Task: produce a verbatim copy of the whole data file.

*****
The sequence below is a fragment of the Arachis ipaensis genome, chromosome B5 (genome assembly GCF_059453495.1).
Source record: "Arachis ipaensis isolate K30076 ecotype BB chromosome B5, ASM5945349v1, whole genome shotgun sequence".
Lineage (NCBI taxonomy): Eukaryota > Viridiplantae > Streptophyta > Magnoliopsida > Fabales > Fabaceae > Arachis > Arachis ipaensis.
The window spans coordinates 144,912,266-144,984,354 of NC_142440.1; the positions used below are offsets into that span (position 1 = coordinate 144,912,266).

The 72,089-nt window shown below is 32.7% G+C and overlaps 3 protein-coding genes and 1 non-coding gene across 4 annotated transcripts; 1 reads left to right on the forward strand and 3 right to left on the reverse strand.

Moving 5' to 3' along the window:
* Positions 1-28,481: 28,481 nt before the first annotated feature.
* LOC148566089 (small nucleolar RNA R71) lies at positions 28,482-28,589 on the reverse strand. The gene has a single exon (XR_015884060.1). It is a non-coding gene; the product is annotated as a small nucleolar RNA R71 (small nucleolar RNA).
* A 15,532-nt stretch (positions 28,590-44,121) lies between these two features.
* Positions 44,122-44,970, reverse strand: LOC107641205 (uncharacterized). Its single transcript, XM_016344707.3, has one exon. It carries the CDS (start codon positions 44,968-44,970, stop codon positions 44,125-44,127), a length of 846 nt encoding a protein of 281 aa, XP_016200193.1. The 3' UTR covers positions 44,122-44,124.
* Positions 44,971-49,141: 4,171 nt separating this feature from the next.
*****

The sequence below is a fragment of the Arachis ipaensis genome, chromosome B5 (genome assembly GCF_059453495.1).
Source record: "Arachis ipaensis isolate K30076 ecotype BB chromosome B5, ASM5945349v1, whole genome shotgun sequence".
Lineage (NCBI taxonomy): Eukaryota > Viridiplantae > Streptophyta > Magnoliopsida > Fabales > Fabaceae > Arachis > Arachis ipaensis.
The window spans coordinates 144,912,266-144,984,354 of NC_142440.1; the positions used below are offsets into that span (position 1 = coordinate 144,912,266).

The 72,089-nt window shown below is 32.7% G+C and overlaps 3 protein-coding genes and 1 non-coding gene across 4 annotated transcripts; 1 reads left to right on the forward strand and 3 right to left on the reverse strand.

Moving 5' to 3' along the window:
* Positions 1-28,481: 28,481 nt before the first annotated feature.
* LOC148566089 (small nucleolar RNA R71) lies at positions 28,482-28,589 on the reverse strand. The gene has a single exon (XR_015884060.1). It is a non-coding gene; the product is annotated as a small nucleolar RNA R71 (small nucleolar RNA).
* A 15,532-nt stretch (positions 28,590-44,121) lies between these two features.
* Positions 44,122-44,970, reverse strand: LOC107641205 (uncharacterized). Its single transcript, XM_016344707.3, has one exon. It carries the CDS (start codon positions 44,968-44,970, stop codon positions 44,125-44,127), a length of 846 nt encoding a protein of 281 aa, XP_016200193.1. The 3' UTR covers positions 44,122-44,124.
* Positions 44,971-49,141: 4,171 nt separating this feature from the next.